However, there is a huge public outrage as to when it became a crime to watch world news on BBC and AlJazeera TV in this day and age. One thing that is noticeable from this case is the regime’s use of tactics of repression from the textbook as outlined below.
Repression of social movements
According to Jennifer Earl, ‘the repression of social movements include police action at public protest events, such as arrests and police violence, military suppression of protest events, "disappearances" of activists, arrests and/or imprisonment of social movement participants, infiltration of social movements by government informants, covert counter-intelligence programs against social movement organizations and participants, restrictions of free speech and assembly, assaults on human rights, and murders of social movement activists, among other tactics’(Blackwellreference.com).
The hypocrisy of the regime is exposed by the recent erection of the US$20,000 giant Chinese TV screen in Harare’s First Street mall which shows Zimbabwe’s Broadcasting Corporation (ZBC) television and Zanu-pf jingles 24 hours a day (The Zimbabwe Mail, 07/01/11).
Despite being a national institution, the ZBC is allegedly vilifying and blacking-out MDC Ministers by "fanning hatred, political segregation and societal divisions at a time Zimbabweans yearn for a period of national healing and unity" (Newsday, 24/02/11)
Furthermore, it is rather curious that Zanu-pf is organising a multi-million signature petition for the removal of targeted sanctions on its inner circle but does not permit people to do the same against the octogenarian ruler.
Although details are still sketchy on the case which was remanded until Thursday 24/02/11, for a criminal act you need two things ‘mens rea’ a criminal or guilty mind or the intention to commit the crime and ‘actus reus’ the actual act of the crime e.g. discharging a loaded gun at soldiers who are guarding State House. But watching recorded TV news? What a joke!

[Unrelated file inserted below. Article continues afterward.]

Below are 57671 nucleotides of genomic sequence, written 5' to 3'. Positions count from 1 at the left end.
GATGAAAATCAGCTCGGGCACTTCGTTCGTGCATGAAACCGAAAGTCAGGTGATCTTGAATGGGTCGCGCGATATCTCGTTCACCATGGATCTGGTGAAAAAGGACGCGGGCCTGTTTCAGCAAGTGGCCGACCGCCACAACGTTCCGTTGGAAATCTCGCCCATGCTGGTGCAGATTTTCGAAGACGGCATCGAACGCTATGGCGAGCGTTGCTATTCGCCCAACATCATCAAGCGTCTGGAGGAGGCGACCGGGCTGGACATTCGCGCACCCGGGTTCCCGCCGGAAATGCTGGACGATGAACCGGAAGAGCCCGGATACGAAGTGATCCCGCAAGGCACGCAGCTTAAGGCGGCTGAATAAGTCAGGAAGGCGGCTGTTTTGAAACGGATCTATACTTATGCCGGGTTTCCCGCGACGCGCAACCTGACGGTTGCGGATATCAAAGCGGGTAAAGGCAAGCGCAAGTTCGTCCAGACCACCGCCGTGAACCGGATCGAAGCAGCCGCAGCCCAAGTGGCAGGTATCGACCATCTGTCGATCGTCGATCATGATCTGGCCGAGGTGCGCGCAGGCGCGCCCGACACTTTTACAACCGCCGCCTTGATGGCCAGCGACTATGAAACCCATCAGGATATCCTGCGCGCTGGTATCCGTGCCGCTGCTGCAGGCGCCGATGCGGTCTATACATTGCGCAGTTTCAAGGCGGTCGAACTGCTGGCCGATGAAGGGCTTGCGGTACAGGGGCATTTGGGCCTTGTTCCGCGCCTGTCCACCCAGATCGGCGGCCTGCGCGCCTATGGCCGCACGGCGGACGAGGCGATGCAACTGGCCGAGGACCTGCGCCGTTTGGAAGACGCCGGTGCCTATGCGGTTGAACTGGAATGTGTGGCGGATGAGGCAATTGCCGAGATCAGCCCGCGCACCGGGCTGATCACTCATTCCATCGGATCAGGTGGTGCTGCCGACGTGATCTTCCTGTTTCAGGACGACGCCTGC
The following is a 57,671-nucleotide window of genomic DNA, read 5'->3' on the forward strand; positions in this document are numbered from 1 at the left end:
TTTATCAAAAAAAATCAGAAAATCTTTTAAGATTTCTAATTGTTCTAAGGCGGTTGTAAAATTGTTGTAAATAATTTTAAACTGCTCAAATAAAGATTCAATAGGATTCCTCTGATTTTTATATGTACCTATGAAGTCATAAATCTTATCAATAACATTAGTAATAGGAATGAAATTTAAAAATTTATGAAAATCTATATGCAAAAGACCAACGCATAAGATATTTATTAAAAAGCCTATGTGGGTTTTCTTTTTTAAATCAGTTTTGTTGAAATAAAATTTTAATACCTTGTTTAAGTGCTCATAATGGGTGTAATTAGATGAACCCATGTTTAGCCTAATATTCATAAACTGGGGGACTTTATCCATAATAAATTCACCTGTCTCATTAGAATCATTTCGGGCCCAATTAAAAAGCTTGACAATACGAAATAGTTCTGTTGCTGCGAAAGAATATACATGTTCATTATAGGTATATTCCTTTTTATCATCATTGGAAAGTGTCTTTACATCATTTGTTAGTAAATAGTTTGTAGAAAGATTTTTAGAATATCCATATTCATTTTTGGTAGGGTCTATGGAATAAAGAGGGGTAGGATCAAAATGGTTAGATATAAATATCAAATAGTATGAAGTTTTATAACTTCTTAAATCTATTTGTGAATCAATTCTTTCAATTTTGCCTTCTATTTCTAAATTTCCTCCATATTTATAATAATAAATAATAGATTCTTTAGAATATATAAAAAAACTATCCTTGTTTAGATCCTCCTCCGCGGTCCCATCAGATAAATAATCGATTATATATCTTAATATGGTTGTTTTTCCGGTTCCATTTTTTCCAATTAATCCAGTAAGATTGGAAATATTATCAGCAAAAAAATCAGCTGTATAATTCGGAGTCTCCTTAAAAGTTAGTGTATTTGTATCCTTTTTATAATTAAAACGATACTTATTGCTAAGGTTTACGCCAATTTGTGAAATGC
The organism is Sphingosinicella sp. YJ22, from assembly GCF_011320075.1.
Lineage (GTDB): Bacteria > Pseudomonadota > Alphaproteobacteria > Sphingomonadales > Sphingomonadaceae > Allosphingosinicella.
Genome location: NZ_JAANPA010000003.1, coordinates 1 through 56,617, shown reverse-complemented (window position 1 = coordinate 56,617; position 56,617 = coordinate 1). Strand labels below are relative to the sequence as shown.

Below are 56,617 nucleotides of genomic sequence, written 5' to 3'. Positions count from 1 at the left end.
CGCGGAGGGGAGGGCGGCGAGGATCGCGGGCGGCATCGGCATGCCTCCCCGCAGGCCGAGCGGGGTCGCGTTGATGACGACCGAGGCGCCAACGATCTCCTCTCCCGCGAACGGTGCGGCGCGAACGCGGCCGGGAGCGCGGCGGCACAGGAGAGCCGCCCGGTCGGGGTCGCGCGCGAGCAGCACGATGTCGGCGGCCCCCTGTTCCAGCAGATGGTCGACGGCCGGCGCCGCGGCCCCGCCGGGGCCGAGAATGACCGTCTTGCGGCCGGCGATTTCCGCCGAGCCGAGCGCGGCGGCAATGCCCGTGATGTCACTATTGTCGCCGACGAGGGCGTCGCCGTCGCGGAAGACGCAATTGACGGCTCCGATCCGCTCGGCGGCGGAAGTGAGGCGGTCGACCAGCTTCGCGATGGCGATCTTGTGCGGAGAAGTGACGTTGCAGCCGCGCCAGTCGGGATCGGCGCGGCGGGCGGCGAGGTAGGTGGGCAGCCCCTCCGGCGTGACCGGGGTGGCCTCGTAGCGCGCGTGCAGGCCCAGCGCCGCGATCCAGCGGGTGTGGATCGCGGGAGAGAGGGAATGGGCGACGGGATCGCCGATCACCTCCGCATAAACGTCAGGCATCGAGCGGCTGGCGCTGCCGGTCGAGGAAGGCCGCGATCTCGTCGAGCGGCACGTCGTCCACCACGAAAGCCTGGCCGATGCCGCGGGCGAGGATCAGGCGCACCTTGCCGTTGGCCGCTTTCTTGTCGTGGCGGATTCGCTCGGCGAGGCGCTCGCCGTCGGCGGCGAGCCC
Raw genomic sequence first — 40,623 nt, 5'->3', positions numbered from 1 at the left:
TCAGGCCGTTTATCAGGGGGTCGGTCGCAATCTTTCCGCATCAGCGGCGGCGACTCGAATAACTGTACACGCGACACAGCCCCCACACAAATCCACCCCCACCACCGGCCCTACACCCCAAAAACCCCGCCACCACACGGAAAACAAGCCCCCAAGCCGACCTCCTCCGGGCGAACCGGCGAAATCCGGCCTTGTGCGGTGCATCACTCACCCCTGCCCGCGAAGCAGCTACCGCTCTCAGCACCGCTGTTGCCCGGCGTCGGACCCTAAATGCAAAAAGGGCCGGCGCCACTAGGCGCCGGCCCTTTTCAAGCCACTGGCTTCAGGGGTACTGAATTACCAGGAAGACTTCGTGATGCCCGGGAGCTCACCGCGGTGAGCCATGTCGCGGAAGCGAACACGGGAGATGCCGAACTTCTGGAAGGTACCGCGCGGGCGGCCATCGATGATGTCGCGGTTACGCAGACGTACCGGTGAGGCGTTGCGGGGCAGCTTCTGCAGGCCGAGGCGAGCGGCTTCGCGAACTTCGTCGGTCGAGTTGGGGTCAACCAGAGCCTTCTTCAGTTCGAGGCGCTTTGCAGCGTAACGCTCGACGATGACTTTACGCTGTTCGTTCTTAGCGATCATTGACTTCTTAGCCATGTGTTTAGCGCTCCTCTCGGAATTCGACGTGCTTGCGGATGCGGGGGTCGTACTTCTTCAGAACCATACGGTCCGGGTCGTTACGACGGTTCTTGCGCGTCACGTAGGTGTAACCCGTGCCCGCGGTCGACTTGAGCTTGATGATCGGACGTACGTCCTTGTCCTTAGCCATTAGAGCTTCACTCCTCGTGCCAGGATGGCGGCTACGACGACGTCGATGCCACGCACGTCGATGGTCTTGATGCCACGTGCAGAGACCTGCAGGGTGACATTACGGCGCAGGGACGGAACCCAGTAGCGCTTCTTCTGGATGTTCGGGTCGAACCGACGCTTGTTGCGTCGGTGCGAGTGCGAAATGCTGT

While it would be better for the State to simply drop the charges and let Gwisai and his colleagues go free, however by incarcerating them the regime may actually be doing itself a disservice by making them heroes. The desire for change is catching on with talk of a proposed "Zimbabwe Million Citizen March".
Media claims (The Zimbabwe Mail, 24/02/11) that some senior Zanu-pf cabinet ministers "were very supportive and urged those organising the march not to give in or relent in the face of brutality" if verified as true, could be a morale booster for the pro-democracy movement.
It would also suggest growing discontent within Zanu-pf about Robert Mugabe’s 30-yr iron-fist rule and lack of a transparent succession plan because some senior army and police officers are said to be backing the million citizen march billed for Tuesday 1st March 2011 in Harare and countrywide. Despite the bloodshed in Libya, world news broadcasts of Gaddafi’s shrinking empire are being watched by Zimbabweans with encouragement.
Hopefully the e-mails purporting to be from Zanu-pf Cabinet ministers are not the creative work of the regime’s agents provocateurs. The treason trial could be, for want of the right word an accident that was waiting to happen by becoming a rallying point for mass action in Zimbabwe.
The escalation of Gwisai’s alleged offence to treason which carries the death sentence may have the unintended effect of giving ammunition to pro-democracy activists in the same way the Rhodesian regime made the nationalists popular by harassing and detaining them at notorious prisons like HwaHwa, Sikombela and so on while chunning out sick propaganda through Radio Truth.
Against the background of a media blackout by the regime on the revolutions in North Africa, news-starved Zimbabweans are now being ironically informed by the State about the effect of regime change closer to home as demonstrated by the arrests. What the State did not want people to know via world news coverage by ZBC and Zimpapers, it is now doing the ‘dirty job’ itself by publicising the fact that regime change is not fiction and that locals are fast losing patience.
Before independence, we used to watch videos, films and tv programmes featuring liberation movements in Mozambique, Angola, Namibia, South Africa, Nicaragua, Guinea Bissau, East Timor and indeed Zimbabwe. This was in addition to world news coverage by the BBC on the struggles against colonialism and apartheid. How different is that from emulating regime change in Tunisia and Egypt?
People are bound to become more inquisitive and ask why Gwisai and the 45 have been arrested and what they allegedly saw which the regime does not want the public to know, although BBC and Al Jazeera are legal media entities operating in Zimbabwe. Apart from that, one can watch world news broadcasts via mobile phones, satellite dishes and the internet. One only hopes the regime does not block peaceful options for change.
Clifford Chitupa Mashiri is a London based political analyst and regular columnist for The Zimbabwe Mai, he can be contatcted at email@example.com